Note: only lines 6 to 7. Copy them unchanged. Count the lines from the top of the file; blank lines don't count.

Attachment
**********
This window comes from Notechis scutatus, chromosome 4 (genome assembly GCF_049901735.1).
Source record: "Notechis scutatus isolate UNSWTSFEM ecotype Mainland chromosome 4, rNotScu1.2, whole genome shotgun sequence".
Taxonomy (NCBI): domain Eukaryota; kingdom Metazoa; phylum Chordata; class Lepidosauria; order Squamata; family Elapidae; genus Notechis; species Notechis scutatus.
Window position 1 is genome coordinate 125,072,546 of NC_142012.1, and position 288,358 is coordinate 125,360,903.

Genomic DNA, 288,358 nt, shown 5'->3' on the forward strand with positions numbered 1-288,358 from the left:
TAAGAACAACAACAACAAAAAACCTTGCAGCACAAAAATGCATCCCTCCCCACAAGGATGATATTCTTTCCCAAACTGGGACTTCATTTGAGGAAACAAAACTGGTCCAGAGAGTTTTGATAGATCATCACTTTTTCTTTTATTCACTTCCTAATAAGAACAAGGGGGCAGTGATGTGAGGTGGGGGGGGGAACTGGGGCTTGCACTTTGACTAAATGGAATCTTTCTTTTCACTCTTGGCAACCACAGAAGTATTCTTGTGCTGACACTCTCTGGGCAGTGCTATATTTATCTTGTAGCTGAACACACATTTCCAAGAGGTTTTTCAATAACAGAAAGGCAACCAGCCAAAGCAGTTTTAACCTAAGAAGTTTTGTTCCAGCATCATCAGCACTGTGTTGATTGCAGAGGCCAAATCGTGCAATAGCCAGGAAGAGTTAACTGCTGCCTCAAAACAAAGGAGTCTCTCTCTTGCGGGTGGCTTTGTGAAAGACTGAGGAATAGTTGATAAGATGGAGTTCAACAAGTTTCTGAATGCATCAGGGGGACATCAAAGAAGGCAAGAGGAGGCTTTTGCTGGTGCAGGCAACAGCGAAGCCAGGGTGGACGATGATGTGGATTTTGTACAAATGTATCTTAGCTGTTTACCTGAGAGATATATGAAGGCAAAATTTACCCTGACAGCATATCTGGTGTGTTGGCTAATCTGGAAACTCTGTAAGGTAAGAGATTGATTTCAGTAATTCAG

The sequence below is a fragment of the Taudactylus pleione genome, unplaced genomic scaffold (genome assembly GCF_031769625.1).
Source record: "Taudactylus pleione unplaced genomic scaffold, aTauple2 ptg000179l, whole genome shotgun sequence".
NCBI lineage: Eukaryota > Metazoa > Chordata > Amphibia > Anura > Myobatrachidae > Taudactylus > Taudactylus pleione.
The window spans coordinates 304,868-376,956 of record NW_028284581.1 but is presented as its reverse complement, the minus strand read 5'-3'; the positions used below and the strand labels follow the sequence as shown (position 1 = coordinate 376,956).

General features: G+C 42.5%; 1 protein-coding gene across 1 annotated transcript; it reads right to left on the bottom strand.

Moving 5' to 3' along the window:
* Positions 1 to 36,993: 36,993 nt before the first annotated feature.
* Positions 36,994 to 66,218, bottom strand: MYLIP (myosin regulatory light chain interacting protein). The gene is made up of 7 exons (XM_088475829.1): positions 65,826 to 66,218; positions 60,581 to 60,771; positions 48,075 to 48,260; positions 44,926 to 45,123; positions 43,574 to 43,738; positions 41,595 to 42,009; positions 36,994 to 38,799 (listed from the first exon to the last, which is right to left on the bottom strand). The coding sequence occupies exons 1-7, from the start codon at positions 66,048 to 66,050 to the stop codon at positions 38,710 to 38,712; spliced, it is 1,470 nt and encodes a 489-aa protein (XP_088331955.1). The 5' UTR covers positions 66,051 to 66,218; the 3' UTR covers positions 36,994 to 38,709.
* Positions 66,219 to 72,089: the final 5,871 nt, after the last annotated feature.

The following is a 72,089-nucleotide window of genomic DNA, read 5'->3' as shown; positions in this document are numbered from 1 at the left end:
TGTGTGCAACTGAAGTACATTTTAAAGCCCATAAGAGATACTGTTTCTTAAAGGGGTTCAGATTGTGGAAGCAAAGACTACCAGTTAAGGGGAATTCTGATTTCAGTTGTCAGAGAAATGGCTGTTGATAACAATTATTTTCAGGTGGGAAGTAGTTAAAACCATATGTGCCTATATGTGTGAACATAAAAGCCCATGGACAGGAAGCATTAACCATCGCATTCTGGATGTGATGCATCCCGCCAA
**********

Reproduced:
TAAGAACAACAACAACAAAAAACCTTGCAGCACAAAAATGCATCCCTCCCCACAAGGATGATATTCTTTCCCAAACTGGGACTTCATTTGAGGAAACAAAACTGGTCCAGAGAGTTTTGATAGATCATCACTTTTTCTTTTATTCACTTCCTAATAAGAACAAGGGGGCAGTGATGTGAGGTGGGGGGGGGAACTGGGGCTTGCACTTTGACTAAATGGAATCTTTCTTTTCACTCTTGGCAACCACAGAAGTATTCTTGTGCTGACACTCTCTGGGCAGTGCTATATTTATCTTGTAGCTGAACACACATTTCCAAGAGGTTTTTCAATAACAGAAAGGCAACCAGCCAAAGCAGTTTTAACCTAAGAAGTTTTGTTCCAGCATCATCAGCACTGTGTTGATTGCAGAGGCCAAATCGTGCAATAGCCAGGAAGAGTTAACTGCTGCCTCAAAACAAAGGAGTCTCTCTCTTGCGGGTGGCTTTGTGAAAGACTGAGGAATAGTTGATAAGATGGAGTTCAACAAGTTTCTGAATGCATCAGGGGGACATCAAAGAAGGCAAGAGGAGGCTTTTGCTGGTGCAGGCAACAGCGAAGCCAGGGTGGACGATGATGTGGATTTTGTACAAATGTATCTTAGCTGTTTACCTGAGAGATATATGAAGGCAAAATTTACCCTGACAGCATATCTGGTGTGTTGGCTAATCTGGAAACTCTGTAAGGTAAGAGATTGATTTCAGTAATTCAG

The sequence below is a fragment of the Taudactylus pleione genome, unplaced genomic scaffold (genome assembly GCF_031769625.1).